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In the dog days of summer, it seems only fair to take a closer look at performance of private label merchandise in the Frozen category.
Frozen, as measured for the PLBuyer Index, consists of a wide range of products: fruits and vegetables, including prepared vegetables; meat, including entrées; appetizers/snacks; pizzas; pot pies; poultry; and seafood. Frozen also encompasses desserts, baby food, bread, breakfast foods, cookies, novelties, side dishes, juice, ice cream, etc.
Since we began tracking the PLBuyer Index in February, Frozen category private label merchandise has been doing extremely well—one of the best categories in terms of overall performance. The 52-week rolling index has improved steadily from 115.6 in the period ending February 24, 2013, up to 121.8 in the current period ending July 14, 2013; a score of 100.0 on the Index indicates flat performance.
Frozen’s private label success has come from a combination of factors. Frozen private label prices are at near-parity to national brands. The only categories that do better in this area are Deli and Dairy. In Frozen, private label brands’ average prices were only 1.1% lower than national brands during the 52-week period ending in July, and that was an improvement over the 2.2% lower prices that private label commanded in the prior-year period.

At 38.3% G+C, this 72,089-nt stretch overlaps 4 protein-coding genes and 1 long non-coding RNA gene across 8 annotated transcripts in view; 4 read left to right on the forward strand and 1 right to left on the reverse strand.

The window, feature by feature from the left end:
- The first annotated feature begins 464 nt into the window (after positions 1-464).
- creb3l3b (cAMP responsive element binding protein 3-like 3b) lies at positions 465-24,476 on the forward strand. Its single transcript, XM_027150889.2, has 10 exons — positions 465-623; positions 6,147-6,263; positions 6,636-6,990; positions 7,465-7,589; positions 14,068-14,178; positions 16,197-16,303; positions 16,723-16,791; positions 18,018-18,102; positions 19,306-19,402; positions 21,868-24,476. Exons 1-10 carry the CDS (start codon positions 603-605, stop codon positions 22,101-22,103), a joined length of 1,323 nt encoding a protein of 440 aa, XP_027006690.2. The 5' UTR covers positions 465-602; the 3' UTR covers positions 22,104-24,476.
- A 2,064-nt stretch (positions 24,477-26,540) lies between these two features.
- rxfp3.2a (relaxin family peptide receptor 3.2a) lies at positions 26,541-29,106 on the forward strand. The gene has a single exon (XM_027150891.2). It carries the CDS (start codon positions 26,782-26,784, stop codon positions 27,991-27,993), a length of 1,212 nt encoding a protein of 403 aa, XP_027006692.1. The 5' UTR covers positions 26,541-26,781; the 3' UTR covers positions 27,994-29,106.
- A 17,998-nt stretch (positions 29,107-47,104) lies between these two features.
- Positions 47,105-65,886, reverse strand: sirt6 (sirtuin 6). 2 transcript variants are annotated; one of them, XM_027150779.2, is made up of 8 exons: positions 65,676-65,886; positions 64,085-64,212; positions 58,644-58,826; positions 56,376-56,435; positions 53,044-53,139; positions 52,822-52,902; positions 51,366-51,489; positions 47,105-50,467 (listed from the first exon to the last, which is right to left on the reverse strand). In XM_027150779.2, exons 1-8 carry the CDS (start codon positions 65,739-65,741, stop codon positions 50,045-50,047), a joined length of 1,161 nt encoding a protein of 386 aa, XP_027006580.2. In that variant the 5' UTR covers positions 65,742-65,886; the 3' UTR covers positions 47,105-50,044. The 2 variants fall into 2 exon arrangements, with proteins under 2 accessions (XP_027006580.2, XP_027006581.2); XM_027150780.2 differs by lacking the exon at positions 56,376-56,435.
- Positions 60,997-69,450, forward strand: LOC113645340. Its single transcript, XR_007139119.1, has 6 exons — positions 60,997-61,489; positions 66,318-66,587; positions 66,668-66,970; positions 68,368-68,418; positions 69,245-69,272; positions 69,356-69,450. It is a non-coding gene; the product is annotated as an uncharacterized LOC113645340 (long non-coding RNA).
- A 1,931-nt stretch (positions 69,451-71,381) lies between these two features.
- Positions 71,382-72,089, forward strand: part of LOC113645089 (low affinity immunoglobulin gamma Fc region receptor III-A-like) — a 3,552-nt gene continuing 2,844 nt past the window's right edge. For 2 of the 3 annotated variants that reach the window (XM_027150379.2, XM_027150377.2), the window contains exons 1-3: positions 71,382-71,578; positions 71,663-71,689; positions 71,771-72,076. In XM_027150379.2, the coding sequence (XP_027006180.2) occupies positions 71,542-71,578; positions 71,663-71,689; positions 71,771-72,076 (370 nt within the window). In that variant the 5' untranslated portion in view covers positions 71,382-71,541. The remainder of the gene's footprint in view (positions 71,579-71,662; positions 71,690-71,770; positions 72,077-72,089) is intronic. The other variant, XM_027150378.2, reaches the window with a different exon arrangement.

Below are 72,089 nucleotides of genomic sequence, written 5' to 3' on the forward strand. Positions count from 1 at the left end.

Unit sales seem unaffected by these price increases, holding steady vs. the year period even as prices increased at almost twice the rate of national brands. The net result is that in the 52-week period ending in July, private label increased its revenue by 3.8% over the prior-year period, while national brands managed only a 1.0% increase.
However, the four-week data shows that from mid-June to mid-July, the party came to an abrupt end. The four-week private label index fell from 126.2 in June to 99.0 in July, barely keeping up with last year’s private label share of revenue. What happened?
In the four-week period ending in July 2013, private label frozen merchandise appeared to go against the grain, raising prices to the point where they averaged 1.3% higher than national brands. During the same period in 2012, private label prices were at parity to national brands. The end result was that private label’s share of unit sales fell to the point where private label revenue was unable to make any gains on the year-prior period.
Private label frozen merchandise has made strong inroads against national brands. Since we started tracking the Index in February, both share of units and price differential in sequential four-week periods have improved over the prior-year period, with the exceptions coming in the last two four-week periods.
Given that share of units fell after the last period of private label price increases, it appears that private label brands may have reached the upper limit of the price differential that they are able to maintain over national brands.
However, one data point rarely makes a trend. The trend to watch for in the coming months in the frozen category is simple: Will private label brands continue to raise prices? And will consumers reward those price increases with loyalty—or will they suddenly find national brands more attractive in the freezer section?
This is a critical question for private label, particularly when Frozen is one of few categories to currently enjoy a private label price premium. As retailers continue to improve private label brand quality and introduce premium offerings, consumer reaction to private label brands as a premium-price offering may well shape retailers’ brand strategies in all the other categories.
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